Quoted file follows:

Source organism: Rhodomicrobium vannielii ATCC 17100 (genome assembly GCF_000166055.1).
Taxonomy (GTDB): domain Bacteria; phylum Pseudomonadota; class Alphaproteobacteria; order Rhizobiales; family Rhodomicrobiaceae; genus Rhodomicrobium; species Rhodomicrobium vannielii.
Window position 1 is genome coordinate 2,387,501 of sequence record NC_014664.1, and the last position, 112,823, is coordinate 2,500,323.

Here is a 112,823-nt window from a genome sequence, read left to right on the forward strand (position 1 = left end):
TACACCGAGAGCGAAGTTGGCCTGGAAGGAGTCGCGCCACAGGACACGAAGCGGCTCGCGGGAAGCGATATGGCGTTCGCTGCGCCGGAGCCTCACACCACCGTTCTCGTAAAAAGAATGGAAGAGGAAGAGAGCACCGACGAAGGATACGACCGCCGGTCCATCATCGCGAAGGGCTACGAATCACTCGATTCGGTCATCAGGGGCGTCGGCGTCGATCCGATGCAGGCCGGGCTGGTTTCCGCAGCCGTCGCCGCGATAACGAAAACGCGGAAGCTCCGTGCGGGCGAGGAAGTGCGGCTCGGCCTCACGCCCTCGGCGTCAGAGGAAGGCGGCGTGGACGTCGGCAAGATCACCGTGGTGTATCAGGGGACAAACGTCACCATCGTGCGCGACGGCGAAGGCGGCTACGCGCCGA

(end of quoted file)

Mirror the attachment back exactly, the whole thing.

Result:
Source organism: Rhodomicrobium vannielii ATCC 17100 (genome assembly GCF_000166055.1).
Taxonomy (GTDB): domain Bacteria; phylum Pseudomonadota; class Alphaproteobacteria; order Rhizobiales; family Rhodomicrobiaceae; genus Rhodomicrobium; species Rhodomicrobium vannielii.
Window position 1 is genome coordinate 2,387,501 of sequence record NC_014664.1, and the last position, 112,823, is coordinate 2,500,323.

Here is a 112,823-nt window from a genome sequence, read left to right on the forward strand (position 1 = left end):
TACACCGAGAGCGAAGTTGGCCTGGAAGGAGTCGCGCCACAGGACACGAAGCGGCTCGCGGGAAGCGATATGGCGTTCGCTGCGCCGGAGCCTCACACCACCGTTCTCGTAAAAAGAATGGAAGAGGAAGAGAGCACCGACGAAGGATACGACCGCCGGTCCATCATCGCGAAGGGCTACGAATCACTCGATTCGGTCATCAGGGGCGTCGGCGTCGATCCGATGCAGGCCGGGCTGGTTTCCGCAGCCGTCGCCGCGATAACGAAAACGCGGAAGCTCCGTGCGGGCGAGGAAGTGCGGCTCGGCCTCACGCCCTCGGCGTCAGAGGAAGGCGGCGTGGACGTCGGCAAGATCACCGTGGTGTATCAGGGGACAAACGTCACCATCGTGCGCGACGGCGAAGGCGGCTACGCGCCGA